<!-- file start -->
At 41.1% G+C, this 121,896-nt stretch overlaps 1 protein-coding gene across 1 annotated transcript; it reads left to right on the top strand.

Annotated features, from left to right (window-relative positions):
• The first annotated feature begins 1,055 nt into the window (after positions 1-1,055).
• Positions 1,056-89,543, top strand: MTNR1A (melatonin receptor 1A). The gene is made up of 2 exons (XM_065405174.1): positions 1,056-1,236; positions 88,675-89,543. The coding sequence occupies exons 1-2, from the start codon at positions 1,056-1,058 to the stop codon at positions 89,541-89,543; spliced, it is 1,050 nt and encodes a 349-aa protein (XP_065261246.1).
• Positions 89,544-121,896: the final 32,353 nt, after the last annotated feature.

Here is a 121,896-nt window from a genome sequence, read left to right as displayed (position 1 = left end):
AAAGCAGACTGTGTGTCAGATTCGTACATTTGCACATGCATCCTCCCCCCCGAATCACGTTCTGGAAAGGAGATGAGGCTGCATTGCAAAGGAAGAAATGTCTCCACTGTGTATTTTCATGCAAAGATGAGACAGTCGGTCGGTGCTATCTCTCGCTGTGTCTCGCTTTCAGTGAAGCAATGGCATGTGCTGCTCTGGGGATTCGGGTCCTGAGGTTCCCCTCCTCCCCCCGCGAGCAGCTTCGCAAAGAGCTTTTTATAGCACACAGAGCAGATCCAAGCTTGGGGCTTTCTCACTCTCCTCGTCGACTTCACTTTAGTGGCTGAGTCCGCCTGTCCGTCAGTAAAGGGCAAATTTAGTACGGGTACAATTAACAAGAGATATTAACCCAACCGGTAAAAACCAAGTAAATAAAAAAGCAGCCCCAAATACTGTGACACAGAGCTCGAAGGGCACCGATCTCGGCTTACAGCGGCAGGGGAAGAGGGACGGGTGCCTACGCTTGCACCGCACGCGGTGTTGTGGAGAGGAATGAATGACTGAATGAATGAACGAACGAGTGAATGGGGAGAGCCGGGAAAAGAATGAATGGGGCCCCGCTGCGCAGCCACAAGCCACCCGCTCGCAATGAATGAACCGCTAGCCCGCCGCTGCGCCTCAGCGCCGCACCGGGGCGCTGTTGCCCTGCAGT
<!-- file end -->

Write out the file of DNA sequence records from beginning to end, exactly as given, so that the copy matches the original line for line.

At 41.1% G+C, this 121,896-nt stretch overlaps 1 protein-coding gene across 1 annotated transcript; it reads left to right on the top strand.

Annotated features, from left to right (window-relative positions):
• The first annotated feature begins 1,055 nt into the window (after positions 1-1,055).
• Positions 1,056-89,543, top strand: MTNR1A (melatonin receptor 1A). The gene is made up of 2 exons (XM_065405174.1): positions 1,056-1,236; positions 88,675-89,543. The coding sequence occupies exons 1-2, from the start codon at positions 1,056-1,058 to the stop codon at positions 89,541-89,543; spliced, it is 1,050 nt and encodes a 349-aa protein (XP_065261246.1).
• Positions 89,544-121,896: the final 32,353 nt, after the last annotated feature.

Here is a 121,896-nt window from a genome sequence, read left to right as displayed (position 1 = left end):
AAAGCAGACTGTGTGTCAGATTCGTACATTTGCACATGCATCCTCCCCCCCGAATCACGTTCTGGAAAGGAGATGAGGCTGCATTGCAAAGGAAGAAATGTCTCCACTGTGTATTTTCATGCAAAGATGAGACAGTCGGTCGGTGCTATCTCTCGCTGTGTCTCGCTTTCAGTGAAGCAATGGCATGTGCTGCTCTGGGGATTCGGGTCCTGAGGTTCCCCTCCTCCCCCCGCGAGCAGCTTCGCAAAGAGCTTTTTATAGCACACAGAGCAGATCCAAGCTTGGGGCTTTCTCACTCTCCTCGTCGACTTCACTTTAGTGGCTGAGTCCGCCTGTCCGTCAGTAAAGGGCAAATTTAGTACGGGTACAATTAACAAGAGATATTAACCCAACCGGTAAAAACCAAGTAAATAAAAAAGCAGCCCCAAATACTGTGACACAGAGCTCGAAGGGCACCGATCTCGGCTTACAGCGGCAGGGGAAGAGGGACGGGTGCCTACGCTTGCACCGCACGCGGTGTTGTGGAGAGGAATGAATGACTGAATGAATGAACGAACGAGTGAATGGGGAGAGCCGGGAAAAGAATGAATGGGGCCCCGCTGCGCAGCCACAAGCCACCCGCTCGCAATGAATGAACCGCTAGCCCGCCGCTGCGCCTCAGCGCCGCACCGGGGCGCTGTTGCCCTGCAGT